Hurricane Maria Spins Toward Puerto Rico NPR's Ari Shapiro checks in with Puerto Rico Secretary of State Luis Rivera Marín on how the province is recovering from Irma's damage and preparing for yet another, which is expected to land there Wednesday.
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Hurricane Maria Spins Toward Puerto Rico

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Hurricane Maria Spins Toward Puerto Rico

Hurricane Maria Spins Toward Puerto Rico

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ARI SHAPIRO, HOST:

Puerto Rico is preparing to take a direct hit from Hurricane Maria. Today it became a dangerous Category 4 storm. Forecasts have it passing straight over Puerto Rico on Wednesday. The U.S. territory was not hit as hard as people feared it might have been by Hurricane Irma, but three people were killed, and it sustained damage that could be above a billion dollars. Now ahead of Maria, evacuation orders have been issued today for parts of the island.

I spoke with Puerto Rico's secretary of state, Luis Rivera Marin. He says this is all happening while the government is providing shelter and medical care to evacuees of Hurricane Irma from neighboring islands.

LUIS RIVERA MARIN: We are talking about thousands of people. It's 3,286 evacuees, mostly U.S. citizens that were either residing or vacationing in the islands which were stranded after Irma hit. And the airports were compromised as well as communications.

SHAPIRO: And so as you are preparing your island for the potential arrival of Hurricane Maria, you also have to consider these people who are in temporary shelters. Are those shelters hurricane-proof?

MARIN: They are hurricane-proof. Currently we have facilitated an area in our convention center which was designed originally to also serve as a shelter with all the facilities, including showers, including kitchens and support services. And we have a infirmary with health services. We received close to 210 patients of - renal patients that were without dialysis for a few days, and we needed to have them stabilized. And we are working with them.

We even had a birth. This morning, one of the evacuees delivered a baby in the middle of the preparations. So it's been a challenge. Nevertheless, we're being - working very closely with federal agencies, which include HHS, FEMA and the Department of Defense, which provided the airplanes.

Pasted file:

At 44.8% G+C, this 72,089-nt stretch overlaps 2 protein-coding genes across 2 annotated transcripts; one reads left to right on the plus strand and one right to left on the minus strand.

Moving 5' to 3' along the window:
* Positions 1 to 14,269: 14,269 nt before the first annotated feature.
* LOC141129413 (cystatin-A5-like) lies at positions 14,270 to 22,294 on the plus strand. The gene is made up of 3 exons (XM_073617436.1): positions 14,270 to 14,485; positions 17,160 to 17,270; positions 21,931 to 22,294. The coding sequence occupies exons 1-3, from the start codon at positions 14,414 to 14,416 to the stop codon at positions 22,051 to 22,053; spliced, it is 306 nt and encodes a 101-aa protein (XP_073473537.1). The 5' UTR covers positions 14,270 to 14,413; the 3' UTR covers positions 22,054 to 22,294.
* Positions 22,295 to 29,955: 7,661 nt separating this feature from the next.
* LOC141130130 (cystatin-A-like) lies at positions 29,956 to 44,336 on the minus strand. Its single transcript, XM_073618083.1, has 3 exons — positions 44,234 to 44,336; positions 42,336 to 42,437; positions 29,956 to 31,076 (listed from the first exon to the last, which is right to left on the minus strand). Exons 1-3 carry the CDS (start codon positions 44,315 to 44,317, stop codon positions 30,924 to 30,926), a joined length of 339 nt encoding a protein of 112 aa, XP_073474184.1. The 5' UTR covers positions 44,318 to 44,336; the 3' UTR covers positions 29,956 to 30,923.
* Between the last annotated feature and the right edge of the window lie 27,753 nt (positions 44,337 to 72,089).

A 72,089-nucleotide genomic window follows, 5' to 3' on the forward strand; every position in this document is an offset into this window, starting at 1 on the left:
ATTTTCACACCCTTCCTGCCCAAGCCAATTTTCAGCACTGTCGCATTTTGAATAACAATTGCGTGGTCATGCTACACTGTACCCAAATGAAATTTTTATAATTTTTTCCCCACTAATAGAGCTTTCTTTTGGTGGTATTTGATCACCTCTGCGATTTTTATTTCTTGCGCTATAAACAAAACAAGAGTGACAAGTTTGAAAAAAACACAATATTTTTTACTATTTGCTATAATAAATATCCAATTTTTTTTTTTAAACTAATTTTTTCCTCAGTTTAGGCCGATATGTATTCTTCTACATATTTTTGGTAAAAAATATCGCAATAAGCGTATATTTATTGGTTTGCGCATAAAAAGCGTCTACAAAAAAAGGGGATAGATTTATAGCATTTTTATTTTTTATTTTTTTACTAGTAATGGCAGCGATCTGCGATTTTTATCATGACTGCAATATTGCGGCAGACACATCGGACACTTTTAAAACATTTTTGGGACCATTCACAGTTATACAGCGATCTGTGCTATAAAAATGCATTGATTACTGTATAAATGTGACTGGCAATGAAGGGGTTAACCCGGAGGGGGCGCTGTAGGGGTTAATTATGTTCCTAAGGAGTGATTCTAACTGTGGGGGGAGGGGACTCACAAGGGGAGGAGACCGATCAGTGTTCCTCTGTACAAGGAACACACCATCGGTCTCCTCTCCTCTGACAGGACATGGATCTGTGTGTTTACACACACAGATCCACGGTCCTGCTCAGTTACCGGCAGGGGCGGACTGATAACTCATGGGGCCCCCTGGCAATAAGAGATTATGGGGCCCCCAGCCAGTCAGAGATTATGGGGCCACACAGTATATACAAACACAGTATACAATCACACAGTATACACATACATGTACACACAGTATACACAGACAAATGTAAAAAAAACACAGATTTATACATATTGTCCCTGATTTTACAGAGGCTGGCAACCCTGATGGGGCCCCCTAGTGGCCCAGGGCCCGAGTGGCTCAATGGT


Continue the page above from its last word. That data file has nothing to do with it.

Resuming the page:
SHAPIRO: I know you just went through Irma preparations a couple of weeks ago. Now you're dealing with preparations for Maria. What are you as an island doing to prepare?

MARIN: Well, this storm has - is one of unequal proportions. Certainly our infrastructure has been compromised because of Irma. And we have not re-established service. And now we have changed from a recovery mode to a preparation mode in terms of our emergency management. Certainly the storm's swell is truly a challenge for all our coast. As an island, we're talking about a storm swell close to 8 feet. And with the probability of having seas in the amount of 25 feet swells, this is certainly a catastrophic proportion for the island.

So right now we are in the process of evacuating most of our coastal towns. Our citizens are really hesitant to leave their dwellings. And right now I'm with the mayor of Catano, working and trying to convince many of our citizens to evacuate and go to a shelter, which are - we have shelters for 120,000 people around the island. And the way we do this - our public school systems - our public schools are turned over to our emergency service, and they're full of cots and ready to receive evacuees.

SHAPIRO: Luis Rivera Marin is Puerto Rico's secretary of state. Thank you very much for joining us.

MARIN: Thank you. Thank you for having us.

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